Tannins & Terpenes

July 01, 2013 | NORTHWEST LEAF

How to pair wine with Cannabis

Story by Northwest Leaf | Descriptions by Wes Abney & Dean Smith | Styling by Dean Smith 


In wine, tannins are naturally occuring molecules found in grape skins and oak barrels that add color, complexity, bitterness and a dry mouth-feel to each sip. They are influenced by weather, natural setting and cross-selection. Red wine has more tannins because the grapes used are fermented with the seeds, skins and stems, while white wine is frequently fermented from just the crushed juice of white grapes or skinless red grapes. Foods such as meat or cheese that are high in protein or fat go well with tannin-rich wines.

In Cannabis, terpenes are produced by the trichomes of the plant, the same place where THC is produced. They provide powerfully beneficial circulatory and muscular effects. Much of Cannabis’ smell results from the terpene content. More than 120 types of terpenes can be produced in Cannabis. One, Limonene, is also found in citrus fruits like oranges and tangerines. Limonene is a potent anti-fungal and anti-cancer agent, and helps naturally reduce the presence of carcinogens in the Cannabis.

Big bursting flavors of blueberries with a rich velvet mouthfeel make this wine a special treat. It has a sweet smooth finish, and is a great choice for a fun and festive fruit wine. The flower can be described almost exactly the same way, with a clean and sharp smoke that brings immediate cerebral effects. The blueberry smell is more noticeable in the concentrate, with a heavy fruit finish when vaporized.


With tropical notes and a sweet berry taste, this strain compliments the crisp nature of the Sauvignon Blanc. The smoke is as sharp as the wine, and has a light and sweet finish on exhale. The wine is delicious and crisp, and strong lemon and citrus notes blend with subtle grassy characters and a clean finish.

The Espumante Rosado greets with a gorgeous deep pink color and a profusion of bubbles bursting with aromas of cherry, rose petals and red berries. The flower has a more complicated nose, mixing a heavy berry smell and taste with a flavor reminiscent of a vanilla-heavy spiced rum. A great pairing for the end of the night, or to enjoy in a moment of celebration.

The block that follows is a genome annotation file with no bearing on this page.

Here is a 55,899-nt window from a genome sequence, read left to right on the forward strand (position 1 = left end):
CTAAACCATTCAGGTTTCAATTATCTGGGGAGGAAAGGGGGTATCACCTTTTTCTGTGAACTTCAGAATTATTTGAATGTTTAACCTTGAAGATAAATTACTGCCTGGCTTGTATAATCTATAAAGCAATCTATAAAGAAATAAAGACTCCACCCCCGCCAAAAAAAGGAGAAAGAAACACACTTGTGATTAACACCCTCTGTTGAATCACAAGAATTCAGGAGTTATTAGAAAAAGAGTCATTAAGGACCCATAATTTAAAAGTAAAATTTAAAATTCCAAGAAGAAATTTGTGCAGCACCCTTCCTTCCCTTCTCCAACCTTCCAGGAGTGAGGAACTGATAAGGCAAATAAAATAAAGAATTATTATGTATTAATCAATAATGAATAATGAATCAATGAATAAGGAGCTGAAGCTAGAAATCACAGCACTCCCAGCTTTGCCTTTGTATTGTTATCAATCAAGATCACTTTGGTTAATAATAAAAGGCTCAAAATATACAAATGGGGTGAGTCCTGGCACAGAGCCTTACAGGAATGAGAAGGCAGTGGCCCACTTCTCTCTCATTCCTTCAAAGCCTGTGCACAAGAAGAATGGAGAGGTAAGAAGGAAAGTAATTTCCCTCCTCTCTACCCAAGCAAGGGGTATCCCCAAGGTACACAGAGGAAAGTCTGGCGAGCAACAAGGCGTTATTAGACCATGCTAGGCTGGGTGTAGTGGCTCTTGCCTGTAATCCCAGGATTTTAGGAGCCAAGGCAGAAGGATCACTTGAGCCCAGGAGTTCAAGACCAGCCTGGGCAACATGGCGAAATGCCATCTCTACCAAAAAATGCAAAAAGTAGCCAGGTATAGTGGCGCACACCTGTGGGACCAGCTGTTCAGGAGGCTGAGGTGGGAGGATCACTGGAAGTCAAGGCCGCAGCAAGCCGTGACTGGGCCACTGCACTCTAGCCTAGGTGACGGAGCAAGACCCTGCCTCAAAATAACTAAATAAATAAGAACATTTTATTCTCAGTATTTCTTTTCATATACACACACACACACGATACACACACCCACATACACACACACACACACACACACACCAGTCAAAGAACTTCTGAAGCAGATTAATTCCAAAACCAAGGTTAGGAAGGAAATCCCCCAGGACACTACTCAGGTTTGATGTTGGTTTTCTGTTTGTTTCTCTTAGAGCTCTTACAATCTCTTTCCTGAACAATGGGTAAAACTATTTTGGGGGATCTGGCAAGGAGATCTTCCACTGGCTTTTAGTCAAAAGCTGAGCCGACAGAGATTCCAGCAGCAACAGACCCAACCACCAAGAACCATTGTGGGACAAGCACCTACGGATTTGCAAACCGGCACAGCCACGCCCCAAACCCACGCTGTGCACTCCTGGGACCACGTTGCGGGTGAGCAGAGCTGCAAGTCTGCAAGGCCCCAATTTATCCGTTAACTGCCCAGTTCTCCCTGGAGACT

Juicy blueberries, blackberries, violet, cocoa and minerals coat the palate with complex layers of wood smoke and Asian spices in this delectable wine. 
A standard size bottle runs $200, but this is the magnum size. It pairs well with the Blackberry Nirvana, a hybrid with a unique taste profile. The blackberry genetics are evident in smell, though underlying tones are of Asian spices and a peppery rich finish.


This aged port was sealed in oak barrels in 1952, and wasn’t bottled until 2011. It has the color of iced tea with a broad golden brand, and an intense and complex nose of almonds, cointreau, maple and apricot. Describing a flower smell by color can be difficult, but this strain just smells yellow. The lavender dominates, yet hides in the background until a nug is cracked open or smoked. There is a lot of citrusy sweetness to this strain, which compliments the cointreau and apricot, and it brings a perky and energetic high to this pairing.

Black currant morello cherries and red fruit flavors dominate this bold red wine. It has a supple attack, is fresh, round, and powerful with a generous finish. The flower is rich, sweet and piney, and complements the red wine in it’s differences, not similarities. It has a heavy, potent smoke and a bold high that pairs well with the strong nature of the wine.



This fantastic collab by two great breweries, Boulevard Brewing Co. and Sierra Nevada Brewery, has a beautiful deep dark caramel color with a glimmer of amber, and a strong smell of wheat plus hints of dark rye and black pepper. This strain jumps out of the jar in smell, with flavors of mango and citrus mixing with a piney sweetness that comes from the Space Queen parentage. The other half of this strain is the Orange Velvet, which lends a creamy undertone to the smell and especially the smoke. Together, the light tones of the bud do not overpower the beer however it adds a light citrus that complements the wheat backbone of the ale.

Immediately upon pouring a glass, the rich, dark, and bright red color should tip you off that Lagunitas has done it again. For an American Strong Ale, the UISD is surprisingly sweet with hints of cherries and citrus, but still brings the bold malty taste characteristic of Lagunitas’ craft brews. The brew’s malted character, which is enhanced and balanced simultaneously by tastes of roasted pine, really make this a must-try. Dark and earthy tones exude from this dense flower, matching well with the maltiness of the Skunk #1. The flavor and smoke are both dry and smooth, without the pronounced highs and lows of other strains. There are hints of pine and oak, which bring a friendly familiarity to the strain.

Wine & Location by Wine World 
400 N.E. 45th St. Seattle, WA 98105
206-402-6086 wineworldspirits.com


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